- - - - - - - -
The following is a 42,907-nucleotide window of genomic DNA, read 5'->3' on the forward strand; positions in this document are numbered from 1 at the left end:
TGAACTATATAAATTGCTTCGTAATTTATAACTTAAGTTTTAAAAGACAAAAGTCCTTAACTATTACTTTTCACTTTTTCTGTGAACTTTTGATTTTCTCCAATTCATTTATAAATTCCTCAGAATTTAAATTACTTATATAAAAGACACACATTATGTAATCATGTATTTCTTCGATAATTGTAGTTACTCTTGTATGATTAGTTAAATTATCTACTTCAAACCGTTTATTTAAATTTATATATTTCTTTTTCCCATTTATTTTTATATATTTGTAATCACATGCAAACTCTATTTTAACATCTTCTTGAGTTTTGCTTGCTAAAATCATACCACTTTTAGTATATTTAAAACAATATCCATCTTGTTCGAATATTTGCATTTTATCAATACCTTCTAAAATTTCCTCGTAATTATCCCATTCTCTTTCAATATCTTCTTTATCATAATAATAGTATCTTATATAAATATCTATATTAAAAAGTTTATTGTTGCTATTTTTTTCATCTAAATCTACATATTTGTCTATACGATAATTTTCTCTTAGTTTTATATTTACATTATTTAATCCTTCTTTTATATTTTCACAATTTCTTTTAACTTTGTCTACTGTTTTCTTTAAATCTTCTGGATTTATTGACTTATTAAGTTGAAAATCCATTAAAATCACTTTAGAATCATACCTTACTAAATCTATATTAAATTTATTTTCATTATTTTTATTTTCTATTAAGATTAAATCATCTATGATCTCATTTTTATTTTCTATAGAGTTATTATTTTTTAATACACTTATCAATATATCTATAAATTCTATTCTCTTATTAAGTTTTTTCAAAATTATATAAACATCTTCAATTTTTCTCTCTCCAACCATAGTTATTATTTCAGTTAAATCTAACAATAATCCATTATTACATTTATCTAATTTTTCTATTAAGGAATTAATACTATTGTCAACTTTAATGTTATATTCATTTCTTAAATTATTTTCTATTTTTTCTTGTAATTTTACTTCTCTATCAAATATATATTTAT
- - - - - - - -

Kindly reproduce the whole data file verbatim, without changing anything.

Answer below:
The following is a 42,907-nucleotide window of genomic DNA, read 5'->3' on the forward strand; positions in this document are numbered from 1 at the left end:
TGAACTATATAAATTGCTTCGTAATTTATAACTTAAGTTTTAAAAGACAAAAGTCCTTAACTATTACTTTTCACTTTTTCTGTGAACTTTTGATTTTCTCCAATTCATTTATAAATTCCTCAGAATTTAAATTACTTATATAAAAGACACACATTATGTAATCATGTATTTCTTCGATAATTGTAGTTACTCTTGTATGATTAGTTAAATTATCTACTTCAAACCGTTTATTTAAATTTATATATTTCTTTTTCCCATTTATTTTTATATATTTGTAATCACATGCAAACTCTATTTTAACATCTTCTTGAGTTTTGCTTGCTAAAATCATACCACTTTTAGTATATTTAAAACAATATCCATCTTGTTCGAATATTTGCATTTTATCAATACCTTCTAAAATTTCCTCGTAATTATCCCATTCTCTTTCAATATCTTCTTTATCATAATAATAGTATCTTATATAAATATCTATATTAAAAAGTTTATTGTTGCTATTTTTTTCATCTAAATCTACATATTTGTCTATACGATAATTTTCTCTTAGTTTTATATTTACATTATTTAATCCTTCTTTTATATTTTCACAATTTCTTTTAACTTTGTCTACTGTTTTCTTTAAATCTTCTGGATTTATTGACTTATTAAGTTGAAAATCCATTAAAATCACTTTAGAATCATACCTTACTAAATCTATATTAAATTTATTTTCATTATTTTTATTTTCTATTAAGATTAAATCATCTATGATCTCATTTTTATTTTCTATAGAGTTATTATTTTTTAATACACTTATCAATATATCTATAAATTCTATTCTCTTATTAAGTTTTTTCAAAATTATATAAACATCTTCAATTTTTCTCTCTCCAACCATAGTTATTATTTCAGTTAAATCTAACAATAATCCATTATTACATTTATCTAATTTTTCTATTAAGGAATTAATACTATTGTCAACTTTAATGTTATATTCATTTCTTAAATTATTTTCTATTTTTTCTTGTAATTTTACTTCTCTATCAAATATATATTTAT